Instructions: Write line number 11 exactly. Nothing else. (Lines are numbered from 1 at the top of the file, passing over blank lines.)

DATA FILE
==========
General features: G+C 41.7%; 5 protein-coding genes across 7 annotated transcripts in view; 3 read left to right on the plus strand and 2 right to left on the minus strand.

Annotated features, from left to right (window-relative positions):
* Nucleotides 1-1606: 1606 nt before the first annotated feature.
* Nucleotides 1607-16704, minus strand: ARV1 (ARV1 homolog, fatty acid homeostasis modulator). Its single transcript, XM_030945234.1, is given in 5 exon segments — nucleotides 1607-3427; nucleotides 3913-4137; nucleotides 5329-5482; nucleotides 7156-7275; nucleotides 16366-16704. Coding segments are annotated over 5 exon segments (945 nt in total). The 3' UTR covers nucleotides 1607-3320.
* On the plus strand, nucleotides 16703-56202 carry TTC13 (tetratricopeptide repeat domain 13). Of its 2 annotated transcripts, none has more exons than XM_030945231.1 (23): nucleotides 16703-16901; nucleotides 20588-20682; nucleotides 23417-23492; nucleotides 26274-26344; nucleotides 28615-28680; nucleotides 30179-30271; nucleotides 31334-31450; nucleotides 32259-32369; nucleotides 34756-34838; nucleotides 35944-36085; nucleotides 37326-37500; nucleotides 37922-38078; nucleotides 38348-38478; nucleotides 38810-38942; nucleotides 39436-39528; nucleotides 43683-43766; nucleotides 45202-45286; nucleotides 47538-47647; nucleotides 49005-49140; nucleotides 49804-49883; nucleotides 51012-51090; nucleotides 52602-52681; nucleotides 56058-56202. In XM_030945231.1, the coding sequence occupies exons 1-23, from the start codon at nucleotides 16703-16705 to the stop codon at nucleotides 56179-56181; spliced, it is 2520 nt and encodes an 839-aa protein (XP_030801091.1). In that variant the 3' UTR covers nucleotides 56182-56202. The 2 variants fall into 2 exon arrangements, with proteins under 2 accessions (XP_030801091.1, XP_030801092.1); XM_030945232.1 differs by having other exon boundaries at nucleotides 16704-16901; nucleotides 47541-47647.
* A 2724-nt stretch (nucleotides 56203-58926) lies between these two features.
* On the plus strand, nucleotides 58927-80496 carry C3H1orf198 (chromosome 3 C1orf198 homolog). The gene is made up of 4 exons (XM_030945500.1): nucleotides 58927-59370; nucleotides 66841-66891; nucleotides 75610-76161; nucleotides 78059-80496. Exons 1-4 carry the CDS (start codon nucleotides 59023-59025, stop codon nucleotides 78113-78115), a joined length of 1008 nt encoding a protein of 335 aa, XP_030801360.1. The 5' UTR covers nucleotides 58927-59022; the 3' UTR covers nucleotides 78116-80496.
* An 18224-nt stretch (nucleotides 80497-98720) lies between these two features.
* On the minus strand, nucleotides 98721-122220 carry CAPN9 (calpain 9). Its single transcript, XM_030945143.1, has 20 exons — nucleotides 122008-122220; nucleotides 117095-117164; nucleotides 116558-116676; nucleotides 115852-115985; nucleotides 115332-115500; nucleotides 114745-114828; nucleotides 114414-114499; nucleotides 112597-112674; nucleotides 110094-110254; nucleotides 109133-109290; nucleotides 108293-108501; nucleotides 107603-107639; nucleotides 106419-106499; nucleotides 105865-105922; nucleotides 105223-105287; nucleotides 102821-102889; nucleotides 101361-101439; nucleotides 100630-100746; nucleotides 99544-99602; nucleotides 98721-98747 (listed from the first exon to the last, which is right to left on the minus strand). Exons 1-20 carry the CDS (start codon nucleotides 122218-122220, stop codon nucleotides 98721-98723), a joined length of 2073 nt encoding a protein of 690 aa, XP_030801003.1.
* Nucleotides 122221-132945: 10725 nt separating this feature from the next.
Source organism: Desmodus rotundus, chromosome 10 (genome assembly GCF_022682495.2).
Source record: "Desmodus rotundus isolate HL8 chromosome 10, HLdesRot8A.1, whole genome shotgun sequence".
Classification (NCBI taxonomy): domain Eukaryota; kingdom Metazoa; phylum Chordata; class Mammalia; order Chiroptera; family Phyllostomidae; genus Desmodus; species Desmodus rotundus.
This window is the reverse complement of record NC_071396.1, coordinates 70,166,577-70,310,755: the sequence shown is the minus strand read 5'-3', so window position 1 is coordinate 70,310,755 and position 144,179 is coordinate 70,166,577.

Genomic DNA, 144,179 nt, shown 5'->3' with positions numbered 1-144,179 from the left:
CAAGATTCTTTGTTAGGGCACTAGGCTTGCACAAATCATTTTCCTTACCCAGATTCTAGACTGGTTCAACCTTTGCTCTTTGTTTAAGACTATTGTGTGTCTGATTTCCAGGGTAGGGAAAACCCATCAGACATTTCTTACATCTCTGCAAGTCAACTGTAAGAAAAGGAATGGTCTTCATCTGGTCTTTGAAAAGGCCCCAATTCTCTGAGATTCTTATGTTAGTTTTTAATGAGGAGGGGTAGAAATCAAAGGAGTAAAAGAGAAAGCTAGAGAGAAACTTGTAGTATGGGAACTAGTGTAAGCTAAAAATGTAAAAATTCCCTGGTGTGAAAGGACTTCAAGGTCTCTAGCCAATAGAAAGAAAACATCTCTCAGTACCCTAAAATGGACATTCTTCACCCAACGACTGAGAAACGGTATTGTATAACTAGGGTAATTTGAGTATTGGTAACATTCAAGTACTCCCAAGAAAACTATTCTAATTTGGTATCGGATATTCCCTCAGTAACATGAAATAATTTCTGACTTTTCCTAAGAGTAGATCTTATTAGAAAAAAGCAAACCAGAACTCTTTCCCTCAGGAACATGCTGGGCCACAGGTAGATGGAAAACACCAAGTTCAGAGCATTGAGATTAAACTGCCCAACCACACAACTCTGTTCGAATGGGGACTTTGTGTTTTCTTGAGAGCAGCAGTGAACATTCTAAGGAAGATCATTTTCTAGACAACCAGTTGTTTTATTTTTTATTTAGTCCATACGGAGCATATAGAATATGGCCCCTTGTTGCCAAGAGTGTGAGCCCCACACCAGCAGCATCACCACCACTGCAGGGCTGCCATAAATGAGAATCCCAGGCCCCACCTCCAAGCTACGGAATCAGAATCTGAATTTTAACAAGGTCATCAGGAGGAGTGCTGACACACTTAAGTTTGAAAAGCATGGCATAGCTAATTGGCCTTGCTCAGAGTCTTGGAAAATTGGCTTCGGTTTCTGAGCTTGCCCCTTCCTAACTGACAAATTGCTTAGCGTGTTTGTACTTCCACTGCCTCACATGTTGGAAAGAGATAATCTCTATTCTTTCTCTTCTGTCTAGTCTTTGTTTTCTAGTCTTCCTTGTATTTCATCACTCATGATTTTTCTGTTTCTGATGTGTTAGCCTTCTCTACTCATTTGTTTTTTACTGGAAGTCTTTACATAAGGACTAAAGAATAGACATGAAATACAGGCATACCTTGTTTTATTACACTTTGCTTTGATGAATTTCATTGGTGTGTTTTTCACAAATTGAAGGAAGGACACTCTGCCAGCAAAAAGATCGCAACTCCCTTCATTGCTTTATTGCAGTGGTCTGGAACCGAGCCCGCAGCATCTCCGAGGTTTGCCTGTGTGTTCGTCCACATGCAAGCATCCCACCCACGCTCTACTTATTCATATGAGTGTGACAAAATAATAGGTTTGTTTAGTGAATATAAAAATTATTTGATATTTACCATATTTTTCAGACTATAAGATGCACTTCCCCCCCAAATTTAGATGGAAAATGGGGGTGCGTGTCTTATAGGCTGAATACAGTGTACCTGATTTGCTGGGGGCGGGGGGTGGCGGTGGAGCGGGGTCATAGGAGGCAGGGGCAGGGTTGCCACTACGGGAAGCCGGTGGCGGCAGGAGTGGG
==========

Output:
Source organism: Desmodus rotundus, chromosome 10 (genome assembly GCF_022682495.2).